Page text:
Prince played guitar like Hendrix. Danced like James Brown. Sang like everyone in between. That night, he played a few songs off his return-to-form “Musicology” record, which he gave away with each ticket, as well as all the hits you’d have hoped for: “Let’s Go Crazy”, “I Would Die 4 U”, “When Doves Cry”, “Purple Rain,” you name it. He challenged his band with some off-the-cuff covers of Eddie Floyd’s “Knock On Wood” and Zeppelin’s “Whole Lotta Love,” which was as surprising as it was amazing.
But the thing that stays with me most was the solo acoustic set in the middle of the show that started with “Little Red Corvette” and “Cream,” and concluded with a song I didn’t yet know but immediately loved, “I Could Never Take the Place of Your Man.” I had never seen a performer so sure of himself, so confident and effortlessly cool. He could take you anywhere, and he knew it. I was transformed, it was magical.
And the women at this show, my goodness. I was used to Springsteen shows, you know, a bunch of middle-aged, overweight New Jersyians in baseball hats spilling beer on their t-shirts and complaining that he isn’t playing the old stuff when he just got done playing a song from 1973, not beautifully tan women in perfectly-fitting, red-sequined miniskirts.
They, too, were transformed, though likely in a different way, especially when Prince brought out his undeniably sexy falsetto on songs like “Kiss” and “Adore.” He played those too, just an unbelievable evening.
He also played this song, which took on a new, deeper meaning on April 21st, 2016.
(Prince – Sometimes it Snows in April)
(Marvin Gaye – I Heard it Through the Grapevine)
(INXS – Don’t Change)
These next two musicians were no strangers to hard living, both transformative artists whose substance abuse cut them down before their 30th birthdays.
Hank Williams died at 29 years old en route to a concert in West Virginia after years of heavy drinking. When concert promoters told the sold-out crowd that Williams had died, the crowd actually laughed, thinking it was just another excuse from the erratic performer. But, when the musicians waiting in the theatre started singing Williams’ “I Saw the Light,” the mood turned somber, as the crowd realized the disturbing truth. They could have just as easily sung his final single, “I’ll Never Get Out of This World Alive,” which seemingly predicted his depressing fate.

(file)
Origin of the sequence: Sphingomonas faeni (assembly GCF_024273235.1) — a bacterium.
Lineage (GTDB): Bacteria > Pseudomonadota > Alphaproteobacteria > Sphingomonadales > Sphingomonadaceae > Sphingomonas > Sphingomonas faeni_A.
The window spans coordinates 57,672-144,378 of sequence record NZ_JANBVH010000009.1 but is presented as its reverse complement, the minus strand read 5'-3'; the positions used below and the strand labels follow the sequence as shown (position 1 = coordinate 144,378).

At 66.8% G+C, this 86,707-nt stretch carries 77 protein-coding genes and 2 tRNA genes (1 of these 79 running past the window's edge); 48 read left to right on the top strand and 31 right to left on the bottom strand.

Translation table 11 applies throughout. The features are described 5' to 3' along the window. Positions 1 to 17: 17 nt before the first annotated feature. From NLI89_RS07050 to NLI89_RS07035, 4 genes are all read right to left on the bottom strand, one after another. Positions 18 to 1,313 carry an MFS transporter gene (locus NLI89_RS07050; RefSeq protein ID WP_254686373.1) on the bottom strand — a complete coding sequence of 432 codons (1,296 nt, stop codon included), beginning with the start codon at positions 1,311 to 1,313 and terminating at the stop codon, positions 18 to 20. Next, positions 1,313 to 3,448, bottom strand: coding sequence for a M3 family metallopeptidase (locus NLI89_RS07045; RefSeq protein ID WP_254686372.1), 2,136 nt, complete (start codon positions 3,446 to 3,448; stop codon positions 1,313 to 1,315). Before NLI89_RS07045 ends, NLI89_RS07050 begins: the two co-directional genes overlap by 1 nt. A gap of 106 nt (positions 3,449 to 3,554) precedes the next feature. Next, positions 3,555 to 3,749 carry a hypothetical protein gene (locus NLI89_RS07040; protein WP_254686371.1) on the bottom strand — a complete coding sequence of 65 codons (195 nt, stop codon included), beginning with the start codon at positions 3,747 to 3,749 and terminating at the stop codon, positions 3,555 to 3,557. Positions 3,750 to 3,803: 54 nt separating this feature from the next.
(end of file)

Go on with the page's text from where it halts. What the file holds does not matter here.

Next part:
There doesn’t seem to be any statistical evidence to suggest that turning 27 years old leads to an increased chance of untimely death, but as we know, in the world of music and art, it can often be an ominous age.
In 1938, Robert Johnson, just a few years after his infamous deal with the Devil, opened the door to the “27 Club,” several years before Brian Jones, Jim Morrison, Janis Joplin, Kurt Cobain, Amy Winehouse, and our next artist were even born. Jonathan Brandis. Anton Yelchin. Basquiat. All 27 when they died as well.
Your twenties are a tough time in your life, and for these artists proved to be an unhealthy combination of being young while having the entire world at your feet. The need to test your limits while also believing yourself to be invincible; we’ve lost far too many to the excesses of fame. If only they could have had someone to help them see the light.
(Hank Williams – I Saw the Light)
(Jimi Hendrix – If 6 Was 9)
When Jan Berry, along with Brian Wilson, wrote “Dead Man’s Curve” and recorded it with his partner Dean just a few days after John F. Kennedy’s life was tragically cut short in 1963, he may have known he had a hit on his hands, but he never could have guessed it would turn out to be a personal prophecy.
On April 12, 1966, Berry crashed his Corvette Stingray into a parked truck just a few yards from the actual Dead Man’s Curve in Beverly Hills. While he was lucky enough to survive, his career was essentially over, suffering massive brain damage and paralysis due to the crash.
That’s another unglamorous club for entertainers: those who sadly perished in motor vehicle accidents. Jan may have survived his infamous crash, but Duane Allman, Eddie Cochran, Harry Chapin, Michael Hedges, and Lisa Lopez wouldn’t have the same luck, their auspicious careers all cut dramatically short.
John Denver, Ricky Nelson, Aaliyah, most of Lynyrd Skynyrd, Otis Redding, all died in airplane accidents, silencing voices that had only just started to reach their potential.